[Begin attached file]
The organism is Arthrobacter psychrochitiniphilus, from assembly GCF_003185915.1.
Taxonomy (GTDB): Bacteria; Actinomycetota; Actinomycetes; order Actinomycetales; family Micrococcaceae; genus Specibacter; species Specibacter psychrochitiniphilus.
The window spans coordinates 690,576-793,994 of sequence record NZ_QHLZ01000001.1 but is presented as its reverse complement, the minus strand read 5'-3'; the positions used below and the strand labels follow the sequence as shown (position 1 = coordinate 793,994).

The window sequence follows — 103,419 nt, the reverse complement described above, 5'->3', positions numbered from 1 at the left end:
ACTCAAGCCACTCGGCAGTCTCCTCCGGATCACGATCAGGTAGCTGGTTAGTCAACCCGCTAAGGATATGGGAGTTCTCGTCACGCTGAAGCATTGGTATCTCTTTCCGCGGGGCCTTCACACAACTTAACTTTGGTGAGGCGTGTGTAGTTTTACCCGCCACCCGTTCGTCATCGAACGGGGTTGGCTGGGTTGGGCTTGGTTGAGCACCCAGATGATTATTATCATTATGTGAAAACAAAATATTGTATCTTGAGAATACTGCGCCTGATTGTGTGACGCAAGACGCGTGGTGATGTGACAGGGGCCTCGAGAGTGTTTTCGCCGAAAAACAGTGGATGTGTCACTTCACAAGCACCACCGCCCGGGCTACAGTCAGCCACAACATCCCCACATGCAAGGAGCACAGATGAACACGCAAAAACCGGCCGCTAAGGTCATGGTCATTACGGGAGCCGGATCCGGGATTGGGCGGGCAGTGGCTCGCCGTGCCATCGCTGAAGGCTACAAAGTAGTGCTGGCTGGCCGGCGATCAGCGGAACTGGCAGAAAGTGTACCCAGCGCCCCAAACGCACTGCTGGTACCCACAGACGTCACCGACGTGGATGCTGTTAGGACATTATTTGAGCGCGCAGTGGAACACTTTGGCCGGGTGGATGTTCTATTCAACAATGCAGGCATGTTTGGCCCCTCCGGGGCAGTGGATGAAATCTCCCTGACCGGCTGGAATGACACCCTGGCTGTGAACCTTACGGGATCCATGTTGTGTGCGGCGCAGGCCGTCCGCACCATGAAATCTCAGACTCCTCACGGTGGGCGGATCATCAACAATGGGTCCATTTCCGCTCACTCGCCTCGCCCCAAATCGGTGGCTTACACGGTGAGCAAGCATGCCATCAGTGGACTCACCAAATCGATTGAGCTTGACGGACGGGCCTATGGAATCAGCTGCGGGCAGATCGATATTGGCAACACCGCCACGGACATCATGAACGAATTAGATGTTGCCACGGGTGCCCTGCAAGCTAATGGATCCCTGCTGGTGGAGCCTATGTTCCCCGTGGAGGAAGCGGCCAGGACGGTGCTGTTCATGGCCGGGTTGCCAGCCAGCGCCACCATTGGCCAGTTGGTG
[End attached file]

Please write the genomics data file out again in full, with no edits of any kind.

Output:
The organism is Arthrobacter psychrochitiniphilus, from assembly GCF_003185915.1.
Taxonomy (GTDB): Bacteria; Actinomycetota; Actinomycetes; order Actinomycetales; family Micrococcaceae; genus Specibacter; species Specibacter psychrochitiniphilus.
The window spans coordinates 690,576-793,994 of sequence record NZ_QHLZ01000001.1 but is presented as its reverse complement, the minus strand read 5'-3'; the positions used below and the strand labels follow the sequence as shown (position 1 = coordinate 793,994).

The window sequence follows — 103,419 nt, the reverse complement described above, 5'->3', positions numbered from 1 at the left end:
ACTCAAGCCACTCGGCAGTCTCCTCCGGATCACGATCAGGTAGCTGGTTAGTCAACCCGCTAAGGATATGGGAGTTCTCGTCACGCTGAAGCATTGGTATCTCTTTCCGCGGGGCCTTCACACAACTTAACTTTGGTGAGGCGTGTGTAGTTTTACCCGCCACCCGTTCGTCATCGAACGGGGTTGGCTGGGTTGGGCTTGGTTGAGCACCCAGATGATTATTATCATTATGTGAAAACAAAATATTGTATCTTGAGAATACTGCGCCTGATTGTGTGACGCAAGACGCGTGGTGATGTGACAGGGGCCTCGAGAGTGTTTTCGCCGAAAAACAGTGGATGTGTCACTTCACAAGCACCACCGCCCGGGCTACAGTCAGCCACAACATCCCCACATGCAAGGAGCACAGATGAACACGCAAAAACCGGCCGCTAAGGTCATGGTCATTACGGGAGCCGGATCCGGGATTGGGCGGGCAGTGGCTCGCCGTGCCATCGCTGAAGGCTACAAAGTAGTGCTGGCTGGCCGGCGATCAGCGGAACTGGCAGAAAGTGTACCCAGCGCCCCAAACGCACTGCTGGTACCCACAGACGTCACCGACGTGGATGCTGTTAGGACATTATTTGAGCGCGCAGTGGAACACTTTGGCCGGGTGGATGTTCTATTCAACAATGCAGGCATGTTTGGCCCCTCCGGGGCAGTGGATGAAATCTCCCTGACCGGCTGGAATGACACCCTGGCTGTGAACCTTACGGGATCCATGTTGTGTGCGGCGCAGGCCGTCCGCACCATGAAATCTCAGACTCCTCACGGTGGGCGGATCATCAACAATGGGTCCATTTCCGCTCACTCGCCTCGCCCCAAATCGGTGGCTTACACGGTGAGCAAGCATGCCATCAGTGGACTCACCAAATCGATTGAGCTTGACGGACGGGCCTATGGAATCAGCTGCGGGCAGATCGATATTGGCAACACCGCCACGGACATCATGAACGAATTAGATGTTGCCACGGGTGCCCTGCAAGCTAATGGATCCCTGCTGGTGGAGCCTATGTTCCCCGTGGAGGAAGCGGCCAGGACGGTGCTGTTCATGGCCGGGTTGCCAGCCAGCGCCACCATTGGCCAGTTGGTG